"How dare you give Mia Roberson's senior project anything less than an A!"

May 16, 2013, will go down as a banner day in Seattle cinema, bringing opening-night galas for not one but two film festivals. At McCaw Hall, there's the 39th Seattle International Film Festival, which is curated by a board of professionals and commences with Joss Whedon's brand-new Much Ado About Nothing. And at Central Cinema, there's the first-ever Black and Beautiful Film Festival, which is curated by Franklin High School senior Mia Roberson and commences with 1971's Shaft. For full info on the Seattle International Film Festival, see The Stranger's SIFF Guide (thestranger.com/siff). For an interview with Roberson, keep reading.

How did the B&B Fest come to be?

As a senior, I have to do a senior project. My mom used to show me lots of old movies—Imitation of Life, Carmen Jones, Sparkle—and I loved them. They felt like something my generation needed to see. My teacher gave me the idea of contacting Central Cinema. I e-mailed [Central Cinema programmer Jason Miller] and told him what I wanted to show, and he gave me the whole week.

You're showing four films—Shaft, The Wiz, Guess Who's Coming to Dinner?, and Jackie Brown. What films didn't make the cut?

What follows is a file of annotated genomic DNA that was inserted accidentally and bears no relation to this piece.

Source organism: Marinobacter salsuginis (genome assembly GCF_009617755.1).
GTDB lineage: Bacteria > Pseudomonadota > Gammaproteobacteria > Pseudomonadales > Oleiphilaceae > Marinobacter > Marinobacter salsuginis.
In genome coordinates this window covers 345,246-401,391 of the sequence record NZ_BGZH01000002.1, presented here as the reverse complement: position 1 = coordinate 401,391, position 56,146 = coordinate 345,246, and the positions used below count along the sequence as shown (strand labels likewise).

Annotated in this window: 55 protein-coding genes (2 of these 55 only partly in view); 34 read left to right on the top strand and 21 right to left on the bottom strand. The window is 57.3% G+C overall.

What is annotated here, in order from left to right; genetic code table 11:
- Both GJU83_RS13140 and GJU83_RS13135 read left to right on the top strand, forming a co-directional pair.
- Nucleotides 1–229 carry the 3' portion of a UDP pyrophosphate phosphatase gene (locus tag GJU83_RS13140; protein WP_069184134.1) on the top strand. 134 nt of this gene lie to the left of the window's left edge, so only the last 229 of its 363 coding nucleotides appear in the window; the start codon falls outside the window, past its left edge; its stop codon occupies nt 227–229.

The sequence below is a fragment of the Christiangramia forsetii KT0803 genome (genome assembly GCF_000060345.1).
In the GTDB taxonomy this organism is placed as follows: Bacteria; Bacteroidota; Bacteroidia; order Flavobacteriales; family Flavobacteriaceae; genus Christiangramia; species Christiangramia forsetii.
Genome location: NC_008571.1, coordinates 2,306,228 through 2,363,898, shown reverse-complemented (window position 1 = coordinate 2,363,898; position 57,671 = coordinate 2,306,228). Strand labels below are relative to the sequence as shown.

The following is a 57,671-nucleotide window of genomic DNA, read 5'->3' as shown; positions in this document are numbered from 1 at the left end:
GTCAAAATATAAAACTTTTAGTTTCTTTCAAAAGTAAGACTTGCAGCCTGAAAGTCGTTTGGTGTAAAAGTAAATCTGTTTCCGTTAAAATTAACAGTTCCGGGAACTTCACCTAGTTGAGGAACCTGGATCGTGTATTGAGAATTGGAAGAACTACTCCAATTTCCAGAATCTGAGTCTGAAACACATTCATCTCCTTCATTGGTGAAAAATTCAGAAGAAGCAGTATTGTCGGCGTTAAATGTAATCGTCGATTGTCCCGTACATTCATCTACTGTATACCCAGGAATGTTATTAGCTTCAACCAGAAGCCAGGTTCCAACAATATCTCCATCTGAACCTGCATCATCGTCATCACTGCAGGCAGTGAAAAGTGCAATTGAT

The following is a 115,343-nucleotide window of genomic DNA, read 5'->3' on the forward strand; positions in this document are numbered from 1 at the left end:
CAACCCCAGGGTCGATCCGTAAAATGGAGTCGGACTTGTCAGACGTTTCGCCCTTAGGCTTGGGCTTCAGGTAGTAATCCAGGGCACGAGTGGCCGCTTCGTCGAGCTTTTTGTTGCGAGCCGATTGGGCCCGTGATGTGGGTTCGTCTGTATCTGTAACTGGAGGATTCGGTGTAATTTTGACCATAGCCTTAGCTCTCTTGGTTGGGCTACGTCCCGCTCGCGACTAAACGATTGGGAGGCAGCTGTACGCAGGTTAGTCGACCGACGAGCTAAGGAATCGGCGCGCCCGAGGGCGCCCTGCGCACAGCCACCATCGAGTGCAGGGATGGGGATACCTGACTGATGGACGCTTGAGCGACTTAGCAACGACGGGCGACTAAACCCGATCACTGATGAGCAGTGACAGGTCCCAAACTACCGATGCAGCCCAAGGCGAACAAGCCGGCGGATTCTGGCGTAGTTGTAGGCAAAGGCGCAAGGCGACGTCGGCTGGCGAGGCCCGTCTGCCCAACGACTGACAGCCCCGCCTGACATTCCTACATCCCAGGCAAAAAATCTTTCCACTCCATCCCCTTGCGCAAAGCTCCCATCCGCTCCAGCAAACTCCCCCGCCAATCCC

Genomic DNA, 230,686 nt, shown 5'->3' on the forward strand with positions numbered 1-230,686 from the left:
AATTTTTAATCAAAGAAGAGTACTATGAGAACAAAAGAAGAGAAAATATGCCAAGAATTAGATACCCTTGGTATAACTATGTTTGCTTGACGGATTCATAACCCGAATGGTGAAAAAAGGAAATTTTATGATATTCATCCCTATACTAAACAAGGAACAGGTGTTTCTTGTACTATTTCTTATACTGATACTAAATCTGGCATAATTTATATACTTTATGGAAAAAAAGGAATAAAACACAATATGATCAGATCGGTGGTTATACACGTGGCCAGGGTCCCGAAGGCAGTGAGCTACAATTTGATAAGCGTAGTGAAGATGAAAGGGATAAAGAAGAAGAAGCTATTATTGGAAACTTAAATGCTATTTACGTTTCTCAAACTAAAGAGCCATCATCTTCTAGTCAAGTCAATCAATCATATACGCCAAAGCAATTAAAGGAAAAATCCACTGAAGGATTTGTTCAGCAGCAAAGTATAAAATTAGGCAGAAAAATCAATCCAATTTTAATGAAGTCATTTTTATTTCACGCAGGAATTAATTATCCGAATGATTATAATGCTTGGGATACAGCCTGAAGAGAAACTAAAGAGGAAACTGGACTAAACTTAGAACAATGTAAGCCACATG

I thought about putting in Foxy Brown, but I wanted to keep [the opening-night gala] more family-friendly. Foxy Brown focuses on her sexuality in a way that I thought would be more thrilling to one audience (male) than another (women and kids). So I went with Shaft, which felt more suitable. You get the blaxploitation mixed with action that lots of people can relate to.

Are you old enough to see Jackie Brown?

I'm 17, so I think so. I think Jackie Brown's struggle and determination are things that a lot of women all over the world who are working to get somewhere in life can relate to. recommended

The Black and Beautiful Film Festival runs May 16–23 at Central Cinema. Full info at central-cinema.com.

Got a film festival you want us to write about? E-mail festive@thestranger.com.